But paradoxically, while in rhetorical terms Donald Trump made this new strategy clearer, in practice his erratic figure became a serious factor in the internal destabilization of the American system, and thus his permanence became seen as a threat to the establishment of the United States.
Thus the election of Joe Biden would serve as a factor in the recomposition of the establishment in the face of a weakened hegemon who loses more and more global influence.
The moment is grave, and the lack of a concrete response to a vaccine, combined with the surprising resurgence of the virus in Europe, shed light on the depth of the crisis and the risk that silently haunts the minds of world leaders: the ghost of rebellions.
According to the Italian newspaper La Repubblica, "Those who have spoken with Premier Giuseppe Conte describe him impressed by the images of street protests.
As the virus advances again over Italy, the government's popularity drops sharply.
For historical and geographical reasons Europe is still considered the sounding board of the world, and social dissatisfaction on the continent with the new measures to contain the virus is visible among workers and small businesses, desperate with the ghost of unemployment and bankruptcy.
According to unsuspected IMF researchers Tahsin Saadi Sedik and Rui Xu, "in the years following the pandemics, the countries most affected saw an increase in social unrest. Based on this historical trend, the Covid-19 pandemic may pose a threat to the social fabric in many countries. When inequality is high, the pandemic can fuel social unrest".
Such a situation could lead to another risk already witnessed along the so-called first wave: the increase of military escalation.
In recent times, one of Brazil's greatest thinkers, UFRJ professor José Luís Fiori, has been defending the thesis that the current hegemonic power, the United States, when threatened by emerging powers, would have chosen to destroy the Bretton Woods system and go for an all-militaristic valley against its rivals.
What at first could be interpreted as a demonstration of weakness, or a proof that the hegemon would be in decline, in fact, according to Fiori, reinforces the hypothesis that every hegemonic power tends to expand uninterruptedly in order to remain in the leadership of the system, but when threatened, if necessary, it is capable of destroying the system it itself created in order to stay ahead.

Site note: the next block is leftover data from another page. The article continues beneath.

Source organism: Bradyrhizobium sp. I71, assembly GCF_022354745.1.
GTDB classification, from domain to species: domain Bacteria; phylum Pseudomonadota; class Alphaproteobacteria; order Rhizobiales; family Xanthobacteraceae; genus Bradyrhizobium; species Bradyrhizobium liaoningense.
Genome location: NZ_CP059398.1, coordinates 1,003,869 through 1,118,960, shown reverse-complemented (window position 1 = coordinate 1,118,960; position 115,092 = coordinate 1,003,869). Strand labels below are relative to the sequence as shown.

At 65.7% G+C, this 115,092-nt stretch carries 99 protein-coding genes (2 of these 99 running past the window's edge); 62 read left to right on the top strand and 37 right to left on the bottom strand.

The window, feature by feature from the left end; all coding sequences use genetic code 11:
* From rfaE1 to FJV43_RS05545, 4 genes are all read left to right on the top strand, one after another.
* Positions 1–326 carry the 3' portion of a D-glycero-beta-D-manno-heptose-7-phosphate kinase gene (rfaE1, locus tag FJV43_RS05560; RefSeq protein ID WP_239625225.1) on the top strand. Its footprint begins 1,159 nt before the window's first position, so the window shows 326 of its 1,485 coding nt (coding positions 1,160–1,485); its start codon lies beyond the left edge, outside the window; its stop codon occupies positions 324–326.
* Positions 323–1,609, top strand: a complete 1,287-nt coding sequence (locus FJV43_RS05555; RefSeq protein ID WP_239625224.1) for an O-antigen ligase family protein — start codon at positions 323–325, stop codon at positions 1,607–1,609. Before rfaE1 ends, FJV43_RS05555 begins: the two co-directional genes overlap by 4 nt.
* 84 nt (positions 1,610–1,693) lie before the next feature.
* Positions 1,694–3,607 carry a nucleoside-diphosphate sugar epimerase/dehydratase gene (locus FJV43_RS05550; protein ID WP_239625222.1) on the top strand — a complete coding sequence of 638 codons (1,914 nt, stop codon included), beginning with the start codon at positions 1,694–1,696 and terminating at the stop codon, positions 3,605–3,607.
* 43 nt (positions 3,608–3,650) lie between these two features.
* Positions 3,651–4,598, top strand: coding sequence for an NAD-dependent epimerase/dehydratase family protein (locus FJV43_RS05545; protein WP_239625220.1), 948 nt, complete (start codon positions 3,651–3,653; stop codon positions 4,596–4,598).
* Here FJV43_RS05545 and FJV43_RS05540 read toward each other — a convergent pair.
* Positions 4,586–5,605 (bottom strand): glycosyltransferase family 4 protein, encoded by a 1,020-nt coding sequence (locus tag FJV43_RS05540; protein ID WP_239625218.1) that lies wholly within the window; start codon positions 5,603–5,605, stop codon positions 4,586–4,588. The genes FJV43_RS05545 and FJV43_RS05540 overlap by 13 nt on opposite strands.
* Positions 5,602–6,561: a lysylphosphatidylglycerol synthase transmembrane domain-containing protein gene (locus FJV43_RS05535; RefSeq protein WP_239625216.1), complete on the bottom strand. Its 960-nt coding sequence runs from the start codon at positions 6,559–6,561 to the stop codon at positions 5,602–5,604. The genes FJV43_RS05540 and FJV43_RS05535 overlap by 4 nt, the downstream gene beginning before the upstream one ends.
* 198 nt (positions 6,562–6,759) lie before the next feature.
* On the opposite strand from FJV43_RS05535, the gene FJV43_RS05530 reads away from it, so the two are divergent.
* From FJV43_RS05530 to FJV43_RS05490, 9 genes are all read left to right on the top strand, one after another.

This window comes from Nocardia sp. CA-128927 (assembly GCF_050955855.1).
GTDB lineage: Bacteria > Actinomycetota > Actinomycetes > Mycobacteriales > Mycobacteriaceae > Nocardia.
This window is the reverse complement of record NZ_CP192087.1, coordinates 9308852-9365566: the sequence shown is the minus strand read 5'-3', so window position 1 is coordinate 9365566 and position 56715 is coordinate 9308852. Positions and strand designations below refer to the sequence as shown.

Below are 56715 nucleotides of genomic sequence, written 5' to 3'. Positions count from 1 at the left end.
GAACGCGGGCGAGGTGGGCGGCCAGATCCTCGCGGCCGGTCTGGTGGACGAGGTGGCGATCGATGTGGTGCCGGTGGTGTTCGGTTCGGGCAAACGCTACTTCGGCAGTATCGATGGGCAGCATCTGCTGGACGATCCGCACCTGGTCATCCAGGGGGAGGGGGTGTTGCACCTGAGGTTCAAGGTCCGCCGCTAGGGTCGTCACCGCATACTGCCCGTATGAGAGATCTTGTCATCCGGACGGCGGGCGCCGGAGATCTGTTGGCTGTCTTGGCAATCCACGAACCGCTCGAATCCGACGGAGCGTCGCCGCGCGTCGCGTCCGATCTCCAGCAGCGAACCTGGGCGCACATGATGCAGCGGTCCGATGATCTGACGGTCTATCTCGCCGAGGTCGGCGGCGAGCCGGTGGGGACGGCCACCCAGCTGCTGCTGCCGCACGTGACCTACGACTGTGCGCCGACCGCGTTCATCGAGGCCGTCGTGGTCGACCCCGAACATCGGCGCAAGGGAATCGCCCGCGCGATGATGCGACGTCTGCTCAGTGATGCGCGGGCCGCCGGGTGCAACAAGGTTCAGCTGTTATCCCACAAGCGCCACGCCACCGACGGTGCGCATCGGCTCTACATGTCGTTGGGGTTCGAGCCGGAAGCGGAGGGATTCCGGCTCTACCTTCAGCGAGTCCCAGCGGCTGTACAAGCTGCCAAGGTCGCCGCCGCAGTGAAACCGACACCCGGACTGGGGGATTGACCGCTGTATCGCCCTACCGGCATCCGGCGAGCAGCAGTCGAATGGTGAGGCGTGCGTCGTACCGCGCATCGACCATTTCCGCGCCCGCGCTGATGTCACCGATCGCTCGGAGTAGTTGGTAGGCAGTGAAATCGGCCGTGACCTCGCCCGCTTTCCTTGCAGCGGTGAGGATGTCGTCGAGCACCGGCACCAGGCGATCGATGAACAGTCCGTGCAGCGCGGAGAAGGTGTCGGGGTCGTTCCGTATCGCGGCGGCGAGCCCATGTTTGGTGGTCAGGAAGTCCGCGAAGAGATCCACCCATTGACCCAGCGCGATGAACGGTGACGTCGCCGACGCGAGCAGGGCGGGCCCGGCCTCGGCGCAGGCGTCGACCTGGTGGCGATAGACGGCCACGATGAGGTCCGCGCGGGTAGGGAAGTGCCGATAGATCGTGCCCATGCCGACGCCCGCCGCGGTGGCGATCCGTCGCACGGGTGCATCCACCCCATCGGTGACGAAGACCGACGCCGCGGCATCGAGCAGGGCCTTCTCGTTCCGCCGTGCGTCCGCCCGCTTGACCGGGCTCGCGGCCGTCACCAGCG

Against this backdrop, and as has been happening in Europe, the internal pressure that the pandemic has generated in American society could most likely trigger a reaction from the new democratic government to the outside; that instead of being mere aggressive rhetoric - as has been happening with Trump - could result in some new theater of war, both in the Middle East and next door in Venezuela.
One thing is certain: the industrial-military complex is thirsting for a new war to call its own, and with the democrats back in power, everything gets easier.
The longer a solution to contain the virus takes, the more social dissatisfaction will spread due to the economic collapse generated by the delay.
As in other times when systemic impasses have occurred, it is not difficult to remember the escalation of interstate conflict at the beginning of the 20th century - with antagonistic protagonists the United Kingdom and Germany - which soon deepened into widespread systemic chaos; then descended into popular rebellions.
Hegemonic dispute, abrupt technological changes, precarious work; general and diffuse dissatisfaction: the pandemic is phosphorus.
Fabio Reis Vianna, lives in Rio de Janeiro, is a bachelor of laws (LL.B), MA student in International Relations at the University of Évora (Portugal), writer and geopolitical analyst. He currently maintains a column on international politics at the centennial Brazilian newspaper Monitor Mercantil.